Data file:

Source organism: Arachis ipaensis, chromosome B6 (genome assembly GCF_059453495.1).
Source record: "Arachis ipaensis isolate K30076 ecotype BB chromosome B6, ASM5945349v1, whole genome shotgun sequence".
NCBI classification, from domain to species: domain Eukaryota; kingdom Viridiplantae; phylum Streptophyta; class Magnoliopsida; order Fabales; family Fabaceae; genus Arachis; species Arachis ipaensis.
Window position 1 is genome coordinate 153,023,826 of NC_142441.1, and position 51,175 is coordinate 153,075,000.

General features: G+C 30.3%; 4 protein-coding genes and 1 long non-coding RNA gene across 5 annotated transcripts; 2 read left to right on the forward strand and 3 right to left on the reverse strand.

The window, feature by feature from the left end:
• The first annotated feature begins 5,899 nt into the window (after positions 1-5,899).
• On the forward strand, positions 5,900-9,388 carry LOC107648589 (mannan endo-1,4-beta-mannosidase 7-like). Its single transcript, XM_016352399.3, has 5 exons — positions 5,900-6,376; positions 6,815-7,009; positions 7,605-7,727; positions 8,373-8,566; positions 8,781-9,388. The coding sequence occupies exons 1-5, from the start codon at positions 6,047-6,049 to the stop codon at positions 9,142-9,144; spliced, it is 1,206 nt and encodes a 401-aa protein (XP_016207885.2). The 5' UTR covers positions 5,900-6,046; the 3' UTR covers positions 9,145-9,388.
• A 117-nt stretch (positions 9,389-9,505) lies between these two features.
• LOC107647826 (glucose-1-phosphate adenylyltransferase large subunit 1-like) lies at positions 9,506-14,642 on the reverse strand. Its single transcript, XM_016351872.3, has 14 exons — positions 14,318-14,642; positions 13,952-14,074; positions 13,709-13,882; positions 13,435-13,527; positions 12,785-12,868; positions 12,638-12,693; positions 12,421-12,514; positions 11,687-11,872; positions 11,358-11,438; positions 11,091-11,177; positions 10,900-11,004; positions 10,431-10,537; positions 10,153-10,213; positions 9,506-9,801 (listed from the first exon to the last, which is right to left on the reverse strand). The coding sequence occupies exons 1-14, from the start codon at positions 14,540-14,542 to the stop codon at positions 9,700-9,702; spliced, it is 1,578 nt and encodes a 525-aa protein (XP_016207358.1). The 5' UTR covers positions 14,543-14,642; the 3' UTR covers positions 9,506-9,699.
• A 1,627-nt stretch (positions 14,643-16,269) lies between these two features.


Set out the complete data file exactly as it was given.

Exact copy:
Source organism: Arachis ipaensis, chromosome B6 (genome assembly GCF_059453495.1).
Source record: "Arachis ipaensis isolate K30076 ecotype BB chromosome B6, ASM5945349v1, whole genome shotgun sequence".
NCBI classification, from domain to species: domain Eukaryota; kingdom Viridiplantae; phylum Streptophyta; class Magnoliopsida; order Fabales; family Fabaceae; genus Arachis; species Arachis ipaensis.
Window position 1 is genome coordinate 153,023,826 of NC_142441.1, and position 51,175 is coordinate 153,075,000.

General features: G+C 30.3%; 4 protein-coding genes and 1 long non-coding RNA gene across 5 annotated transcripts; 2 read left to right on the forward strand and 3 right to left on the reverse strand.

The window, feature by feature from the left end:
• The first annotated feature begins 5,899 nt into the window (after positions 1-5,899).
• On the forward strand, positions 5,900-9,388 carry LOC107648589 (mannan endo-1,4-beta-mannosidase 7-like). Its single transcript, XM_016352399.3, has 5 exons — positions 5,900-6,376; positions 6,815-7,009; positions 7,605-7,727; positions 8,373-8,566; positions 8,781-9,388. The coding sequence occupies exons 1-5, from the start codon at positions 6,047-6,049 to the stop codon at positions 9,142-9,144; spliced, it is 1,206 nt and encodes a 401-aa protein (XP_016207885.2). The 5' UTR covers positions 5,900-6,046; the 3' UTR covers positions 9,145-9,388.
• A 117-nt stretch (positions 9,389-9,505) lies between these two features.
• LOC107647826 (glucose-1-phosphate adenylyltransferase large subunit 1-like) lies at positions 9,506-14,642 on the reverse strand. Its single transcript, XM_016351872.3, has 14 exons — positions 14,318-14,642; positions 13,952-14,074; positions 13,709-13,882; positions 13,435-13,527; positions 12,785-12,868; positions 12,638-12,693; positions 12,421-12,514; positions 11,687-11,872; positions 11,358-11,438; positions 11,091-11,177; positions 10,900-11,004; positions 10,431-10,537; positions 10,153-10,213; positions 9,506-9,801 (listed from the first exon to the last, which is right to left on the reverse strand). The coding sequence occupies exons 1-14, from the start codon at positions 14,540-14,542 to the stop codon at positions 9,700-9,702; spliced, it is 1,578 nt and encodes a 525-aa protein (XP_016207358.1). The 5' UTR covers positions 14,543-14,642; the 3' UTR covers positions 9,506-9,699.
• A 1,627-nt stretch (positions 14,643-16,269) lies between these two features.